electron micrograph of the head of a female Anopheles gambiae mosquito, showing the parts of olfactory appendages (antennae, maxillary palps and proboscis)

Dr. Leslie Vosshall and two colleagues at Rockefeller University published a series of experiments that seemed to settle the 50-year-old question of how the insect repellent DEET kept mosquitoes at bay (Science, 319:1838-42, 2008).

Vosshal explained their findings “It doesn’t smell bad to insects. It masks or inhibits their ability to smell you.”
The Bill & Melinda Gates Foundation funded the research to understand how and why DEET works. This is critical to creating the next generation of chemicals, which may head off insect-borne diseases such as malaria and dengue fever.
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Laurence Zwiebel of Vanderbilt University (also a Gates’ grantee) and  Ulrich Bernier of the US Department of Agriculture are not sure the findings just didn’t make sense, given everything they knew about this system

In Vosshall experiment,  the response of the mosquito’s olfactory neurons to two separate, attractive odors in human breath. Then, she combined each odorant with DEET in a single odor cartridge and noticed a smaller neural response. Vosshall believes DEET was blocking the mosquito’s olfactory co-receptor.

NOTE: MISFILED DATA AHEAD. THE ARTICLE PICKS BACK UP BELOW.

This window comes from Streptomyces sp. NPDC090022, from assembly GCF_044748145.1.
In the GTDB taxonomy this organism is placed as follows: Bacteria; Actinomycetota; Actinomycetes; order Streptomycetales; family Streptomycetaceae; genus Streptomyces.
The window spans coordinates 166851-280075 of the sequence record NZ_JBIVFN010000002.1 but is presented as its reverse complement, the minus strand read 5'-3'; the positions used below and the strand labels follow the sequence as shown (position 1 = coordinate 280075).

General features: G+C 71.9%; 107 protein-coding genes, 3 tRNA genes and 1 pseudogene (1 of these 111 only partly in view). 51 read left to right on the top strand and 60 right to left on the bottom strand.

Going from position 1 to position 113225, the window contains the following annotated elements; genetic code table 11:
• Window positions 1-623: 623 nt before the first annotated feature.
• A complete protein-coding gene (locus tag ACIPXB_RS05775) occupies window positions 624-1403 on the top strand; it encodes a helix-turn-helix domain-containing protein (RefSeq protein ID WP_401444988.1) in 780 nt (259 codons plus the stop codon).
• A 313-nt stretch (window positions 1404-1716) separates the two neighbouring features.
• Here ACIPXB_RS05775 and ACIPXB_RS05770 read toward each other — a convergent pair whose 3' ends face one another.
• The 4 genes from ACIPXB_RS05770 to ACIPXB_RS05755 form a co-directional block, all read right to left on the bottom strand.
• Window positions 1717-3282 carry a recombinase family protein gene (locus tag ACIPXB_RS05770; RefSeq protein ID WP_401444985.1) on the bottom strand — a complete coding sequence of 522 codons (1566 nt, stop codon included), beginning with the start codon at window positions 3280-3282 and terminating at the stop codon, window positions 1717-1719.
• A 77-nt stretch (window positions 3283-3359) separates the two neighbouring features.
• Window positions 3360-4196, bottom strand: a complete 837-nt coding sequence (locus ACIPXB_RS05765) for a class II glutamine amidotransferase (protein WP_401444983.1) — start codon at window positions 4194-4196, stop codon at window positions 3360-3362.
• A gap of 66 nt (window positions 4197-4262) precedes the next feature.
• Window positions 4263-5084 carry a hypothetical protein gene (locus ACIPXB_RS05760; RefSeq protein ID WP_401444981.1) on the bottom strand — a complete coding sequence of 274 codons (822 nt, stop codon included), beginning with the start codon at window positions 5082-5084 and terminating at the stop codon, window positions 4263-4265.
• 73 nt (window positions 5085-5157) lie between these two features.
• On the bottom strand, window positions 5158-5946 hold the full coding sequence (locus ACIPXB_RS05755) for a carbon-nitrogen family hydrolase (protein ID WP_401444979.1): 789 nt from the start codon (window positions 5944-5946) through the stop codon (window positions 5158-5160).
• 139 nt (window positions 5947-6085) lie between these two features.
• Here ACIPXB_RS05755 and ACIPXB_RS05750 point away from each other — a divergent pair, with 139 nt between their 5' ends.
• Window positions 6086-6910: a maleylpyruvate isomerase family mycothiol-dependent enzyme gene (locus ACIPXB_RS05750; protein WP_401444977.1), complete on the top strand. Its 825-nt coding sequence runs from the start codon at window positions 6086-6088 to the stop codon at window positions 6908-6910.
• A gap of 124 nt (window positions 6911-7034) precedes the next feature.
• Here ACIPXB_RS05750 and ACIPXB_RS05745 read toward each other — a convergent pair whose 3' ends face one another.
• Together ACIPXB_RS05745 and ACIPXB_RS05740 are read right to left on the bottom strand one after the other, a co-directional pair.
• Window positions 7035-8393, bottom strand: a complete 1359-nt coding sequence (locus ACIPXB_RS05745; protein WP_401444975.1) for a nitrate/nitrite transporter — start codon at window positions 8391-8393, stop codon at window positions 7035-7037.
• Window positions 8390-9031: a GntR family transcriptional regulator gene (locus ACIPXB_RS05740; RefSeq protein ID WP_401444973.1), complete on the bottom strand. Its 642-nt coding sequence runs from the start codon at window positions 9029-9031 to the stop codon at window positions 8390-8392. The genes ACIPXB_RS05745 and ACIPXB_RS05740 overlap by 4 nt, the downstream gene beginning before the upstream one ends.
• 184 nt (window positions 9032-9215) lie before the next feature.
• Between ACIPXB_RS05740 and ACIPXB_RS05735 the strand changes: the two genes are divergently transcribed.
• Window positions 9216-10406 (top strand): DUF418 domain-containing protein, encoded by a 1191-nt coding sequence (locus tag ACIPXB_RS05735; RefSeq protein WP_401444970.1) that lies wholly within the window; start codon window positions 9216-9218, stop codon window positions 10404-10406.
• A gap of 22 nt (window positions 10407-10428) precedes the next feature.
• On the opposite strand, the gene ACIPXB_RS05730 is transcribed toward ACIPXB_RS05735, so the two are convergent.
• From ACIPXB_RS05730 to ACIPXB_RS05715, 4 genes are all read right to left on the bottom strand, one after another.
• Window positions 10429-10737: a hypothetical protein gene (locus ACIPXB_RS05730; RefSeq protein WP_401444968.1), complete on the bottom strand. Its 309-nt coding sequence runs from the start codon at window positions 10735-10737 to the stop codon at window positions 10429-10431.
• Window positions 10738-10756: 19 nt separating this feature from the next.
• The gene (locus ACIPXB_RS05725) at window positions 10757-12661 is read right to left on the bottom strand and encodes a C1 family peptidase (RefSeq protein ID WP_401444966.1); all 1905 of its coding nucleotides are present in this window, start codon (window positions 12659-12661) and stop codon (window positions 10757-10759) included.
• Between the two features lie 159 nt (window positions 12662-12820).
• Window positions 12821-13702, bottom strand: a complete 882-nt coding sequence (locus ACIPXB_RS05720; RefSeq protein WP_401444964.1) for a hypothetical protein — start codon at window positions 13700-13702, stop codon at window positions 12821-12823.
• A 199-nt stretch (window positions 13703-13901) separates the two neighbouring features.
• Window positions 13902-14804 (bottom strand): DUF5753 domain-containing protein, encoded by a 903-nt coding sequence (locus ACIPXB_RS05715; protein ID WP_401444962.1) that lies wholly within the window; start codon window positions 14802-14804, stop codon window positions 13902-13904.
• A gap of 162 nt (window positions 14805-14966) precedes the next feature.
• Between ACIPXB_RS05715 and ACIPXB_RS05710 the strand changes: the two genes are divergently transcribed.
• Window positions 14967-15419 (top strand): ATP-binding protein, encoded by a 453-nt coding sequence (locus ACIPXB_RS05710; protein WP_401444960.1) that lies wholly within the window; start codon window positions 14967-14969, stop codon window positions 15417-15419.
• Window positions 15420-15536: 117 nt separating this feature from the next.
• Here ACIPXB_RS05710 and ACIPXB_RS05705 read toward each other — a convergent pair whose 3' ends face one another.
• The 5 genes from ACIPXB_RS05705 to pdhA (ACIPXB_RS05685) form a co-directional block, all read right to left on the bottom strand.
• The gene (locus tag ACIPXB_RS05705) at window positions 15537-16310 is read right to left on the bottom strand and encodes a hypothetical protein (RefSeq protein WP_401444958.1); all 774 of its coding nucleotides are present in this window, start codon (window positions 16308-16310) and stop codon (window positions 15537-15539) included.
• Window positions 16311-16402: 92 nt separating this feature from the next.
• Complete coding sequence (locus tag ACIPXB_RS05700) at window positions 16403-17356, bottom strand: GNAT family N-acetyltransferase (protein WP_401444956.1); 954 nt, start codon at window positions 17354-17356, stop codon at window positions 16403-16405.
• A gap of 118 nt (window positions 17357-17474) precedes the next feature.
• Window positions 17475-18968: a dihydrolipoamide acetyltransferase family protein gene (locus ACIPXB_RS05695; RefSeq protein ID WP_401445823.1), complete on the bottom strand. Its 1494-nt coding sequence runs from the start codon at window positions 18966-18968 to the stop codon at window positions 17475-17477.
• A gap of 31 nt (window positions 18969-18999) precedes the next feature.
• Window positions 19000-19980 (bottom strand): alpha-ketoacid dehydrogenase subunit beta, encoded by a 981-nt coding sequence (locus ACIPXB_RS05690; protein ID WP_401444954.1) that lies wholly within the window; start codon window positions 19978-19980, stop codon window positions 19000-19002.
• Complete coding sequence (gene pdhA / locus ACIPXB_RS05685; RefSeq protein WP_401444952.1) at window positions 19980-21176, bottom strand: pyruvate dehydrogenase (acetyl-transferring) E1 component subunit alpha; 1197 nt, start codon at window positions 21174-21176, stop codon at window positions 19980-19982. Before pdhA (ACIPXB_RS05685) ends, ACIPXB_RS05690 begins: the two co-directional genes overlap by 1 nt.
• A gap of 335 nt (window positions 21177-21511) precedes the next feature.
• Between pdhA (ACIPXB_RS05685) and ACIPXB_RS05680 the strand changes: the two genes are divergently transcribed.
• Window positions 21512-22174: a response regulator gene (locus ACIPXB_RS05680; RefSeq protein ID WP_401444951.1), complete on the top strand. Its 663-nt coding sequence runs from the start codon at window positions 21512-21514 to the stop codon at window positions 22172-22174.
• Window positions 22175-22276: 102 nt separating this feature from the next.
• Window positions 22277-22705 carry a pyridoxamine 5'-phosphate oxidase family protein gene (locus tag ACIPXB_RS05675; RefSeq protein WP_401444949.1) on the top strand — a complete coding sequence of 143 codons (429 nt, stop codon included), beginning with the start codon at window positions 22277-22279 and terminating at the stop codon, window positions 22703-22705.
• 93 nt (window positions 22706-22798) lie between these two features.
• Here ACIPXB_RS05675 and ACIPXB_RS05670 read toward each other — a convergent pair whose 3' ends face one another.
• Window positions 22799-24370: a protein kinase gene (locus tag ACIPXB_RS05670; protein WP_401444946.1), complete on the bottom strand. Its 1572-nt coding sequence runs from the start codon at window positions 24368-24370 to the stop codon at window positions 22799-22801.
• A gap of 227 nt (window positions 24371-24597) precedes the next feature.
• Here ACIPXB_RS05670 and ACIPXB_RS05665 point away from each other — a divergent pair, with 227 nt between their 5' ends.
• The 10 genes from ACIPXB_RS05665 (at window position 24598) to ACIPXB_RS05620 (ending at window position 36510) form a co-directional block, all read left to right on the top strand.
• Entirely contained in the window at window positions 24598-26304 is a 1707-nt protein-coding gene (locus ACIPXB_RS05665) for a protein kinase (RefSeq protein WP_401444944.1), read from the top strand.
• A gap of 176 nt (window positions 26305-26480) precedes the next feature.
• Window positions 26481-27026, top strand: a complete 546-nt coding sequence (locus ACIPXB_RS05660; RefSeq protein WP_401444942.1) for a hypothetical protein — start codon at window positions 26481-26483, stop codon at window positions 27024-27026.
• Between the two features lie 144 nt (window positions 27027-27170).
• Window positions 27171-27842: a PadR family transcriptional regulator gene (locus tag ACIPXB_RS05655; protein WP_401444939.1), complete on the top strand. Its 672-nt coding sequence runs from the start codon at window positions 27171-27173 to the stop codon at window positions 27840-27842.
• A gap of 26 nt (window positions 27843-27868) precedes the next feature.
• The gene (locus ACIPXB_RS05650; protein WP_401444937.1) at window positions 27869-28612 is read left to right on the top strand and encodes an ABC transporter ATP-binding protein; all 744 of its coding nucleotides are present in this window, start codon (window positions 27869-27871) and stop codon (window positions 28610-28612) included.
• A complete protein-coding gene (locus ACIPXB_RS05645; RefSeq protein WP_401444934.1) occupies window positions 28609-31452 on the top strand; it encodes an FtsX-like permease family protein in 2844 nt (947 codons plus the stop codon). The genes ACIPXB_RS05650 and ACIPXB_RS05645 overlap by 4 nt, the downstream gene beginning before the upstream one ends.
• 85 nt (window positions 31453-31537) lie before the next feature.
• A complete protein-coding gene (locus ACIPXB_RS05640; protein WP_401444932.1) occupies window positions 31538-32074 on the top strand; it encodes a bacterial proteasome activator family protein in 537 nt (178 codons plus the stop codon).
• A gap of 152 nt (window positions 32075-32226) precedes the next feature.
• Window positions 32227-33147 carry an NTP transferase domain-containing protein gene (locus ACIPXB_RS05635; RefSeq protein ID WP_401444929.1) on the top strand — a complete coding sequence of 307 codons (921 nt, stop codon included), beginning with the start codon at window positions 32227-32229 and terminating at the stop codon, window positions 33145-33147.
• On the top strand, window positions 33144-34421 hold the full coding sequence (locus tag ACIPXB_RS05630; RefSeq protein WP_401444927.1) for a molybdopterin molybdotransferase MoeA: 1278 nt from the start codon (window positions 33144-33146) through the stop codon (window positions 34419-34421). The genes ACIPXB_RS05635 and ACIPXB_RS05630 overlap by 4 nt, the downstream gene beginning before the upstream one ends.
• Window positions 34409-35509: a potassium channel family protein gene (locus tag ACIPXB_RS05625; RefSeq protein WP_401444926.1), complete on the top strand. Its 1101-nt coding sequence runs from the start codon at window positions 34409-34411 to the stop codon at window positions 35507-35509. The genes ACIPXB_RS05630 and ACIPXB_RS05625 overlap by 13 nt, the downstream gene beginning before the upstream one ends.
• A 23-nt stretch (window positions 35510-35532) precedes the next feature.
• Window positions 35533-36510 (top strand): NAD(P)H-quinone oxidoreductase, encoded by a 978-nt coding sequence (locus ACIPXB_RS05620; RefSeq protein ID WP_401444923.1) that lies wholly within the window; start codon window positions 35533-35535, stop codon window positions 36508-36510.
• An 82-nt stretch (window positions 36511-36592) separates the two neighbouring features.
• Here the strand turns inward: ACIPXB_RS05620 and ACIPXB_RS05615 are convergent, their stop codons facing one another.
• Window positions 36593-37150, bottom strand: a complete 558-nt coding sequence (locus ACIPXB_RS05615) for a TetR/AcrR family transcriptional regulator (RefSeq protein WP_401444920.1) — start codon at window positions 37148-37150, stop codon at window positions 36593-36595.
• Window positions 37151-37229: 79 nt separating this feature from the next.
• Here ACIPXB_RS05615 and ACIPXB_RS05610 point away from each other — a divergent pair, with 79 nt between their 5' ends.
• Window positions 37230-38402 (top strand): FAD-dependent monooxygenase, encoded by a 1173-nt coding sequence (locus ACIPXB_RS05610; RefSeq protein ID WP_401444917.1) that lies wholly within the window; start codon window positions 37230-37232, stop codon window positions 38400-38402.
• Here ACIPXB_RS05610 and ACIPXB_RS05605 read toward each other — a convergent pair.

Another teams experiment another interpretation

Using gas chromatography, Leal confirmed his suspicions this year. When he repeated Vosshall’s experiment using separate odor cartridges that blended DEET and each attractive odor only at their tips, the mosquito’s neural response was no longer diminished. Then, Leal identified a DEET-sensitive odor receptor neuron and showed that mosquitoes avoid passing through a “curtain” of DEET vapors.
Leal’s paper surprised Vosshall, but is unconvinced by Leal’s results, and has been trying to reproduce the effect in her own lab. “Competition in science is good,” she says, “It can be difficult when it’s a small field, and this is a very small field.”